The National Forest Management Act of 1976, referred to in subsecs. (a) and (f), is Pub. L. 94–588, Oct. 22, 1976, 90 Stat. 2949, as amended, which enacted sections 472a, 521b, 1600, and 1611 to 1614 of this title, amended sections 500, 515, 516, 518, 576b, and 1601 to 1610 of this title, repealed sections 476, 513, and 514 of this title, and enacted provisions set out as notes under sections 476, 513, 528, 594–2, and 1600 of this title. Section 6(k) of the Act (16 U.S.C. 1604(k)), probably means section 6(k) of the Forest and Rangeland Renewable Resources Planning Act of 1974, which is classified to section 1604(k) of this title, and which was added by section 6 of the Act. For complete classification of this Act to the Code, see Short Title of 1976 Amendment note set out under section 1600 of this title and Tables.
This Act, referred to in subsec. (f), is Pub. L. 96–487, Dec. 2, 1980, 94 Stat. 2371, as amended, known as the Alaska National Interest Lands Conservation Act. For complete classification of this Act to the Code, see Short Title note set out under section 3101 of this title and Tables.
The Small Business Act, referred to in subsec. (f), is Pub. L. 85–536, § 2(1 et seq.), July 18, 1958, 72 Stat. 384, which is classified generally to chapter 14A (§ 631 et seq.) of Title 15, Commerce and Trade. For complete classification of this Act to the Code, see Short Title note set out under section 631 of Title 15 and Tables.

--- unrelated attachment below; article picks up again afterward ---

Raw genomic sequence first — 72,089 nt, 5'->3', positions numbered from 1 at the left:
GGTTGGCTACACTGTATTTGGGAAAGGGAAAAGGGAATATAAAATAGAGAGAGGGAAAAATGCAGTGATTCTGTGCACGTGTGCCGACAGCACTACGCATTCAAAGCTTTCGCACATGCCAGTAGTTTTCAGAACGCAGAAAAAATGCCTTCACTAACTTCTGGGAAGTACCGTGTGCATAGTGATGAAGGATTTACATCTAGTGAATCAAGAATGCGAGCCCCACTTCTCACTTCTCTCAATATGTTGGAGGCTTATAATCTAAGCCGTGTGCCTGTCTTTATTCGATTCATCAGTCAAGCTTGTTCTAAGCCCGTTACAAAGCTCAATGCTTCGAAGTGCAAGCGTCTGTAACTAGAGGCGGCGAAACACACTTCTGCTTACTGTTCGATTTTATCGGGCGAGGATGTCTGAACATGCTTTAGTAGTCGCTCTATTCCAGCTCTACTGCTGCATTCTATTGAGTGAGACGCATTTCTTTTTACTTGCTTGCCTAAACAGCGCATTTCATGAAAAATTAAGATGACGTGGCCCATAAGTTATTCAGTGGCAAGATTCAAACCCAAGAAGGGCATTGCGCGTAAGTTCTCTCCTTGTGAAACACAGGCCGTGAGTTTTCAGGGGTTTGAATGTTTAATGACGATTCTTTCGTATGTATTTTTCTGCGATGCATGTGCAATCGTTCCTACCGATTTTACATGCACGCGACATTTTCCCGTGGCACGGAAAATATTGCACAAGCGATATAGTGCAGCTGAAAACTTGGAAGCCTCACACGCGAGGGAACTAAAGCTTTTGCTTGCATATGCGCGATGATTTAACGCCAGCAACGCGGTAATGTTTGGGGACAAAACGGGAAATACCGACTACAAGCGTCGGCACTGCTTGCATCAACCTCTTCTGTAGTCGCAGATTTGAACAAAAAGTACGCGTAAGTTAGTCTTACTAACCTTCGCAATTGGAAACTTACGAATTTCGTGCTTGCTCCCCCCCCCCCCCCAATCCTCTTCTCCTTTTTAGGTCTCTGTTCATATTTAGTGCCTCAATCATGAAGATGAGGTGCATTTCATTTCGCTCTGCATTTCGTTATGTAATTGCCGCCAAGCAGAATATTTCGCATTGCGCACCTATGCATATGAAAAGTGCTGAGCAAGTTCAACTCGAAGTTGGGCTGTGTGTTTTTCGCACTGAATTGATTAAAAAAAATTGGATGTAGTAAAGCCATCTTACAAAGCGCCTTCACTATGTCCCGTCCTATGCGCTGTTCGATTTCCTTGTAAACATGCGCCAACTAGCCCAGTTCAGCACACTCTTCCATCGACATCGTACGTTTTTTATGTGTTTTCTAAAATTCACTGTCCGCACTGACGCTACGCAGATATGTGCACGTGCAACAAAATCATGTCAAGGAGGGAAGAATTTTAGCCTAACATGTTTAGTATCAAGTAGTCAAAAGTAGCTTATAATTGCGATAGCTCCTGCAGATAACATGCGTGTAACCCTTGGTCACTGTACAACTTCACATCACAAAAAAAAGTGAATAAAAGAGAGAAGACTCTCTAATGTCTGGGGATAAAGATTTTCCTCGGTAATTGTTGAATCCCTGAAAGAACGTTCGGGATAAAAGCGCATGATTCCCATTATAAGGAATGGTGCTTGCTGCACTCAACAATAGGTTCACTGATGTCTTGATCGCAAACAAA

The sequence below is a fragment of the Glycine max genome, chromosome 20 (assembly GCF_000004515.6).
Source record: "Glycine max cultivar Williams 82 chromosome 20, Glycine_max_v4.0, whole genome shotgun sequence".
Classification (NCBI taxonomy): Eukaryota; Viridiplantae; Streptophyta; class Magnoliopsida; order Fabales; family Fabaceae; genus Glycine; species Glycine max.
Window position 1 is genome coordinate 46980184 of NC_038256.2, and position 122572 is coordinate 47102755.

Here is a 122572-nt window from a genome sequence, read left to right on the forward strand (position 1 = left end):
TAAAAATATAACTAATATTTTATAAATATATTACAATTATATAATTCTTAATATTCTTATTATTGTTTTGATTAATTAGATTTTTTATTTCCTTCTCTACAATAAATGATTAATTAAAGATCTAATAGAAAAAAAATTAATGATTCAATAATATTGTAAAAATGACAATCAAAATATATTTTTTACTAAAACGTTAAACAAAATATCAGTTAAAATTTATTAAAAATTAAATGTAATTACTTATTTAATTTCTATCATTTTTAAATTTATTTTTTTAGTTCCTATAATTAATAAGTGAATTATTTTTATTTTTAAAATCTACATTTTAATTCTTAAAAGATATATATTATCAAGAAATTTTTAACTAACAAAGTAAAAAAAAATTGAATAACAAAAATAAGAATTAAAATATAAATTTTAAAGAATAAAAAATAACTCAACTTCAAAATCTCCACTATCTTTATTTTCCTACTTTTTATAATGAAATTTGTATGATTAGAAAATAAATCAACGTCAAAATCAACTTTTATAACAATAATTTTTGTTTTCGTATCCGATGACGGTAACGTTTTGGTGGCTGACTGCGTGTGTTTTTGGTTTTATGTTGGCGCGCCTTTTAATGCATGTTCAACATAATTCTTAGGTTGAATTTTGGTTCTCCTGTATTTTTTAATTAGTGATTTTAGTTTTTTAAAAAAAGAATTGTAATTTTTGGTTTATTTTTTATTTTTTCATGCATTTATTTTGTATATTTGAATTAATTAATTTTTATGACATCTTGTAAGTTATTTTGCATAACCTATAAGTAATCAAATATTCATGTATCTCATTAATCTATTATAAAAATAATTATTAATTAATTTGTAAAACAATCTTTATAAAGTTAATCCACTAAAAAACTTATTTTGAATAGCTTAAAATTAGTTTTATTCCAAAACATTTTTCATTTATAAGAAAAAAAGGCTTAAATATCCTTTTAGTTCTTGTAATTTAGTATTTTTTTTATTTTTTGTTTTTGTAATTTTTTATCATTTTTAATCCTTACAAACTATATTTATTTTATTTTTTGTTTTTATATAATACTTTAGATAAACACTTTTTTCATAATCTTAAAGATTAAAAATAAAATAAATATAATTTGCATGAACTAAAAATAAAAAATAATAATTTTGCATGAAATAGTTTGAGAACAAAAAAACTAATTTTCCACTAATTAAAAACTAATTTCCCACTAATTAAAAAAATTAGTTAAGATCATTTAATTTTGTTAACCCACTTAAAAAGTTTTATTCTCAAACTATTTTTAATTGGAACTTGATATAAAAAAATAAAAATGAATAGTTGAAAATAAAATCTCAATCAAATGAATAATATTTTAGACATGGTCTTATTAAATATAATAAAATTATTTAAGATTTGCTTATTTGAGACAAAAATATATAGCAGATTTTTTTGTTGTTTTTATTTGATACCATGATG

1990—Subsec. (a). Pub. L. 101–626, § 101, added subsec. (a) and struck out former subsec. (a) which read as follows: “The Congress authorizes and directs that the Secretary of the Treasury shall make available to the Secretary of Agriculture the sum of at least $40,000,000 annually or as much as the Secretary of Agriculture finds is necessary to maintain the timber supply from the Tongass National Forest to dependent industry at a rate of four billion five hundred million foot board measure per decade. Such sums will be drawn from receipts from oil, gas, timber, coal, and other natural resources collected by the Secretary of Agriculture and the Secretary of the Interior notwithstanding any other law providing for the distribution of such receipts: Provided, That such funds shall not be subject to deferral or rescission under the Budget Impoundment and Control Act of 1974, and such funds shall not be subject to annual appropriation.”
Subsec. (d). Pub. L. 101–626, § 102, added subsec. (d) and struck out former subsec. (d) which read as follows: “The provisions of this section shall apply notwithstanding the provisions of section 6(k) of the National Forest Management Act of 1976 (90 Stat. 2949).”
Subsec. (e). Pub. L. 101–626, § 103(a), added subsec. (e).
Subsec. (f). Pub. L. 101–626, § 105(b), added subsec. (f).
Pub. L. 100–203, title V, § 5202, Dec. 22, 1987, 101 Stat. 1330–267, provided that from the period beginning on October 1, 1987, and extending until September 30, 1989, the provisions of subsec. (a) of this section was not effective, and that in lieu thereof, the following provision was to apply: “There is hereby authorized to be appropriated the sum of at least $40,000,000 annually (or such sums as the Secretary of Agriculture determines necessary) to maintain the timber supply from the Tongass National Forest to dependent industry at a rate of 4,500,000,000 foot board measure per decade.”